Whose Sin Causes Illness?

Jesus and His disciples once encountered a man who was blind from birth. The disciples asked, “Rabbi, who sinned, this man or his parents, that he would be born blind?” (John 9:2).

The problem of sickness and suffering is a troublesome one. Some think its presence disproves God’s existence; they reason that a loving God would surely not allow so much disease. Others are bothered by the fact that there is no direct correlation between suffering and righteousness. Unrighteous people sometimes live pain free while the righteous are afflicted (see Psalm 73). The disciples assumed some cause and effect correlation, but what was it?

Sickness may be directly linked to one’s own conduct (e.g., smoking results in cancer) or to another’s (e.g., “second hand smoking”). These examples, however, are physical connections. The disciples’ question was asked from a different perspective: illness inflicted as punishment for sin. This man had a congenital condition. Was it the result of a sin he committed in the womb or in a pre-existent state (some in Jesus’ day believed that either was possible), or was it a punishment of the parents for some sin of theirs?

In a broad sense all suffering is the result of sin, in view of the fact that it came into the world after man sinned (Genesis 3). Also, the Bible does contain examples of God afflicting people in response to their sin (e.g., Miriam’s leprosy [Numbers 12]). That does not mean, however, that there is always some direct connection. In this case there was none.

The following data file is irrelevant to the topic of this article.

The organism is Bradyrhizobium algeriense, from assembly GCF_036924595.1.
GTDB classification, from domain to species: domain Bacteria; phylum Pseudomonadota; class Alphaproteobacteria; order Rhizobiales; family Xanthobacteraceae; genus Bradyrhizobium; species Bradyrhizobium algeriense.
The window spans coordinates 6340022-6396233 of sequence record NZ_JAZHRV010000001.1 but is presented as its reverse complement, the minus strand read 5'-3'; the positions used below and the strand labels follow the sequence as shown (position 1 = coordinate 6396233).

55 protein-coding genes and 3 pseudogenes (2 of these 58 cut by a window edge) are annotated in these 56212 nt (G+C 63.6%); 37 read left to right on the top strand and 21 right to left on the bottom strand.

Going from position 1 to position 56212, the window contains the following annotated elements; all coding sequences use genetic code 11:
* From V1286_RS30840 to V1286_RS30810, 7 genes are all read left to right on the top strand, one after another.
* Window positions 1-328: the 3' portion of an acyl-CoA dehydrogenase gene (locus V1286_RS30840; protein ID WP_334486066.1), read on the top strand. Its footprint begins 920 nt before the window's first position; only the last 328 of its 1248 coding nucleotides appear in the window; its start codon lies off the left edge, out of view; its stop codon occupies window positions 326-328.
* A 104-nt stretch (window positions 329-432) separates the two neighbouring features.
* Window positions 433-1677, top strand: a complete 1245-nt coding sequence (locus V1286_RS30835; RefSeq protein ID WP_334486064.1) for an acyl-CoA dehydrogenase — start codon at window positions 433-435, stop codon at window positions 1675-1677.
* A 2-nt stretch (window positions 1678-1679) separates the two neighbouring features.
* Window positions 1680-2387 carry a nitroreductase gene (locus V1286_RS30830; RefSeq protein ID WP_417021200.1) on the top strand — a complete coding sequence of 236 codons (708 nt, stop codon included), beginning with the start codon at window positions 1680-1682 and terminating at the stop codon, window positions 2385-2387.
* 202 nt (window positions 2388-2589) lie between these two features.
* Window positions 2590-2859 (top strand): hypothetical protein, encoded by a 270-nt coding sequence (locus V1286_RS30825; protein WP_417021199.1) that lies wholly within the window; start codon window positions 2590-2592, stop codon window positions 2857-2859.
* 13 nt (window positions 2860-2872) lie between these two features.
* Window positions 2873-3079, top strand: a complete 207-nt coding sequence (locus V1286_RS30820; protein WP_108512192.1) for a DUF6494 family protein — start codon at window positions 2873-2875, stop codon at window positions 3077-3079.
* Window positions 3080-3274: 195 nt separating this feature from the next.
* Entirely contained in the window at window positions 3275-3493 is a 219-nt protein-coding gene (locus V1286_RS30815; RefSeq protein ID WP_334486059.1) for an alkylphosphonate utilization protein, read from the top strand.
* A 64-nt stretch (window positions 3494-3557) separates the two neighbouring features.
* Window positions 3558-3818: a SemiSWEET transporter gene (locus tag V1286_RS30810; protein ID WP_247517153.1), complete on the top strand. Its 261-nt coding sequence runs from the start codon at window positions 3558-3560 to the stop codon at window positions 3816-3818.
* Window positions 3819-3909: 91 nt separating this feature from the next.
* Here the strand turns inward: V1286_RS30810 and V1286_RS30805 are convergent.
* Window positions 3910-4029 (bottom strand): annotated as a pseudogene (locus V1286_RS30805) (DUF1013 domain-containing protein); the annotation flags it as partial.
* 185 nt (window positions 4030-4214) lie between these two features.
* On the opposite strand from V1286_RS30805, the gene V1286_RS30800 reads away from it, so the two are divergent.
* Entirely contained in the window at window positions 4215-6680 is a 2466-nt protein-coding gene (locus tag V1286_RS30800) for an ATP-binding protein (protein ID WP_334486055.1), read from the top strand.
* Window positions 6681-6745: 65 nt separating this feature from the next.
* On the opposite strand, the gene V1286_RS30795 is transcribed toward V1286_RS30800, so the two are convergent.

“Jesus answered, ‘It was neither that this man sinned, nor his parents; but it was so that the works of God might be displayed in Him’” (v. 3). Jesus did not explain the why of the man’s blindness; instead, He focused on the opportunity it provided. The expression so that may indicate the purpose of a thing, or it may just indicate its result. This man was not necessarily born blind on purpose so Jesus could heal him, but that would be the outcome.

Jesus’ answer teaches a valuable lesson: rather than speculating about why things are the way they are, use existing circumstances to spread God’s light (see verses 4-5).

One more thing. While the Bible indicates that it is possible for a person to suffer some consequences of another’s sin, it is emphatic that we are not guilty because of another’s sin (assuming we did not cause it). “The person who sins will die. The son will not bear the punishment for the father’s iniquity, nor will the father bear the punishment for the son’s iniquity; the righteousness of the righteous will be upon himself, and the wickedness of the wicked will be upon himself” (Ezekiel 18:20).

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